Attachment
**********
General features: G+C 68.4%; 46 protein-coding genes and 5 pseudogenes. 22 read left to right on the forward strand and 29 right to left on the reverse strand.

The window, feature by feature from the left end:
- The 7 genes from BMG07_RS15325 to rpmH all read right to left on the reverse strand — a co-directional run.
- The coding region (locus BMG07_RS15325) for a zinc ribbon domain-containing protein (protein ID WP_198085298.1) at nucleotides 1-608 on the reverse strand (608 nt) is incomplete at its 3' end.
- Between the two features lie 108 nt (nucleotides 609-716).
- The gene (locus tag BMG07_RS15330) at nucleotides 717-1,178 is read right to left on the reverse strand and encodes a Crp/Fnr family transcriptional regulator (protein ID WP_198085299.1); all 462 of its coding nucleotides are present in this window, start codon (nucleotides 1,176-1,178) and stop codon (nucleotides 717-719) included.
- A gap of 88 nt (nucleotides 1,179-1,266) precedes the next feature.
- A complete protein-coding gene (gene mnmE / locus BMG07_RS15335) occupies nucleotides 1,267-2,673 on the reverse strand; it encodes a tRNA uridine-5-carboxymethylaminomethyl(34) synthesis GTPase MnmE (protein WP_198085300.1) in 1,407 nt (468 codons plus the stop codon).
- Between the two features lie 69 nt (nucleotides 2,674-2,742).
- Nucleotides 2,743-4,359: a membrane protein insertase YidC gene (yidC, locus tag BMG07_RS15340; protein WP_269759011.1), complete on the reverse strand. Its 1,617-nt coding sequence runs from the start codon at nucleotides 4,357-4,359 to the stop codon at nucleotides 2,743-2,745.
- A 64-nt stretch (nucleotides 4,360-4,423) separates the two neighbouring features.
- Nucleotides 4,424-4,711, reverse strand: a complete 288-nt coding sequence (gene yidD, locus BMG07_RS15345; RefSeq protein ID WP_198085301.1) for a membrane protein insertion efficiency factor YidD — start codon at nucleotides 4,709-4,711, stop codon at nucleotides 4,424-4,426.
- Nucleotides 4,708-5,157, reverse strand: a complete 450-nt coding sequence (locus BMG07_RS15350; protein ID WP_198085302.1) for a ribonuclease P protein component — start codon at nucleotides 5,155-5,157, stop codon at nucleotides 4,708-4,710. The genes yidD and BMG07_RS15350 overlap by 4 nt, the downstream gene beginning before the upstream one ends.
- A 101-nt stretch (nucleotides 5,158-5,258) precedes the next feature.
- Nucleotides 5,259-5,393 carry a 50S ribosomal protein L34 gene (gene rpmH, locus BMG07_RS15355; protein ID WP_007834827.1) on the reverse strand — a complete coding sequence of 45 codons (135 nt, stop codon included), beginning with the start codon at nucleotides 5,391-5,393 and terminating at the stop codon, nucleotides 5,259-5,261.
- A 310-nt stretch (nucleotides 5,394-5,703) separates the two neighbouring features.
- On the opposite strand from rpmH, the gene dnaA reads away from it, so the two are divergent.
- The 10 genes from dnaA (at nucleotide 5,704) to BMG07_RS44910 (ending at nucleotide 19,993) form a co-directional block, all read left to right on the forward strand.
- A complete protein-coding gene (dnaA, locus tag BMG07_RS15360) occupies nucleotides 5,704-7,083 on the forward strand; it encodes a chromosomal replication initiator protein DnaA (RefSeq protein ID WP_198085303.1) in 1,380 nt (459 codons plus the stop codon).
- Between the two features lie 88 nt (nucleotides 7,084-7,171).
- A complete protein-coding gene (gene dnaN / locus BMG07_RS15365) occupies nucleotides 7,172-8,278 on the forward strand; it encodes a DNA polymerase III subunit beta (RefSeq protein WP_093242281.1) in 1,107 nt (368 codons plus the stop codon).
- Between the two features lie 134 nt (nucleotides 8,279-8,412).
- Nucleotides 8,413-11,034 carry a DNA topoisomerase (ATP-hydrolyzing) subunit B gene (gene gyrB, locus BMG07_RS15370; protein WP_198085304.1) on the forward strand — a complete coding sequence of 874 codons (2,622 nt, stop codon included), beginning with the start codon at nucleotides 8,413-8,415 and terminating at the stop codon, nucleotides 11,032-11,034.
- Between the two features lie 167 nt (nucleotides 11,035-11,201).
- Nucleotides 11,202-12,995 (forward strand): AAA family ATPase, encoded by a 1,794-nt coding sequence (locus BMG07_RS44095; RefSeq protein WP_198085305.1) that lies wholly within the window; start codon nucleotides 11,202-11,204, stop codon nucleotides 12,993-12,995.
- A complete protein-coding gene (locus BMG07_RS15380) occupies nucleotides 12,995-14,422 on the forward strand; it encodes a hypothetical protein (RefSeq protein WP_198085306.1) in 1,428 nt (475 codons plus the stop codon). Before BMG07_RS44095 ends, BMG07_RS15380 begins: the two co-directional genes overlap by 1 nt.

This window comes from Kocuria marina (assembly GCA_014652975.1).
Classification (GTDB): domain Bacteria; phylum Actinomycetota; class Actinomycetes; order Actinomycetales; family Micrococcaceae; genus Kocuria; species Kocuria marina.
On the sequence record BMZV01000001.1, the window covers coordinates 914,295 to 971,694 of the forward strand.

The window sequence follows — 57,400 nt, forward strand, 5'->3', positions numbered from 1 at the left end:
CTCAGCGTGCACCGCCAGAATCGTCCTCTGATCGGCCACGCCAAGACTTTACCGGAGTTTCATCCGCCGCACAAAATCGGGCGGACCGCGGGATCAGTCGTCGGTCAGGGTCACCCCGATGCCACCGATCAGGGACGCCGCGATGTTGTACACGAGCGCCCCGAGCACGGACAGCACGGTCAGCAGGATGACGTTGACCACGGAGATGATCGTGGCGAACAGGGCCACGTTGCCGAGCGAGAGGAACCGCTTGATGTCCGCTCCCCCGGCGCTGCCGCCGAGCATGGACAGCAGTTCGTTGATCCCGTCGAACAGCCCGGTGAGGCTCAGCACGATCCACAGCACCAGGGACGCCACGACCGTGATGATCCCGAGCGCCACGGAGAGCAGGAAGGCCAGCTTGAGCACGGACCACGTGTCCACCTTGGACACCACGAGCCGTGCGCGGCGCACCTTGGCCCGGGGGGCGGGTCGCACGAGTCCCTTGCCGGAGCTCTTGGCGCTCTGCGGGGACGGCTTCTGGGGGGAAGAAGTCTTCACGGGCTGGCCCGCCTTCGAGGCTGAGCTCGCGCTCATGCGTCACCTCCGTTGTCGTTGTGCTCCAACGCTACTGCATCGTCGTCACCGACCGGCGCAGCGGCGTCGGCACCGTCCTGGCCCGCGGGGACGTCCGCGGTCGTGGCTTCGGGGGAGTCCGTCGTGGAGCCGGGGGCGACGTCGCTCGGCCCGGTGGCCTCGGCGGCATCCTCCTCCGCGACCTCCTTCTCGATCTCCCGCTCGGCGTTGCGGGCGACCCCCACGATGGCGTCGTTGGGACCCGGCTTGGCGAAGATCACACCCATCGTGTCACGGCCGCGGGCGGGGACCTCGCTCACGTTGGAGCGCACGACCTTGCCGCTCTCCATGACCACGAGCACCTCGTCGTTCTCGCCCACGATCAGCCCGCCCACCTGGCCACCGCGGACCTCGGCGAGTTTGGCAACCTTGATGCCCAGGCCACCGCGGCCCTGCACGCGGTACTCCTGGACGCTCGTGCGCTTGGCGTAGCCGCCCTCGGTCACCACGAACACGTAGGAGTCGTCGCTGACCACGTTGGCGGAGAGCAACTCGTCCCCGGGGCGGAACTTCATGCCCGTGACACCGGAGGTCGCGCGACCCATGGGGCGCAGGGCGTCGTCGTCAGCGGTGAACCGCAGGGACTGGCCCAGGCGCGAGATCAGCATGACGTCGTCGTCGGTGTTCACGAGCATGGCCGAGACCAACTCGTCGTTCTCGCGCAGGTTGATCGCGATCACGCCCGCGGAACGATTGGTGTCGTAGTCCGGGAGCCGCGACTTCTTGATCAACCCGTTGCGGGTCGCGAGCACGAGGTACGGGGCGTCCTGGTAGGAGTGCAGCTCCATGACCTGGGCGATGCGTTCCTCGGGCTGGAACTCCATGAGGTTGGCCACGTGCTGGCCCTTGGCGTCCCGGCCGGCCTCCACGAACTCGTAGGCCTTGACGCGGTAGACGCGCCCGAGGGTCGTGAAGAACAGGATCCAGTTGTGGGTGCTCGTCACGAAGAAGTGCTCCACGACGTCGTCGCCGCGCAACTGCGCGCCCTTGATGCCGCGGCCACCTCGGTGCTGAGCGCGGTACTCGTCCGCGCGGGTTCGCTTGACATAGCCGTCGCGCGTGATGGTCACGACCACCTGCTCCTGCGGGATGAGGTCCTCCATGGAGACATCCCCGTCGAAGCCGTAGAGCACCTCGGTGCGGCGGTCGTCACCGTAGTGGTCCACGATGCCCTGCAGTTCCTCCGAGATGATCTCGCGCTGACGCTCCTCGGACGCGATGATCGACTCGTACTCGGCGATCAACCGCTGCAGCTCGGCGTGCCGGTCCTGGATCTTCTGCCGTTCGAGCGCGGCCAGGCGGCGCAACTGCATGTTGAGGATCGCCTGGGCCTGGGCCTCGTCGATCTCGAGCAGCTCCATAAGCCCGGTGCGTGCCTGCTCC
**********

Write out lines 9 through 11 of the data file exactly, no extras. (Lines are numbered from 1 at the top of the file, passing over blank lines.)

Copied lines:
- Between the two features lie 69 nt (nucleotides 2,674-2,742).
- Nucleotides 2,743-4,359: a membrane protein insertase YidC gene (yidC, locus tag BMG07_RS15340; protein WP_269759011.1), complete on the reverse strand. Its 1,617-nt coding sequence runs from the start codon at nucleotides 4,357-4,359 to the stop codon at nucleotides 2,743-2,745.
- A 64-nt stretch (nucleotides 4,360-4,423) separates the two neighbouring features.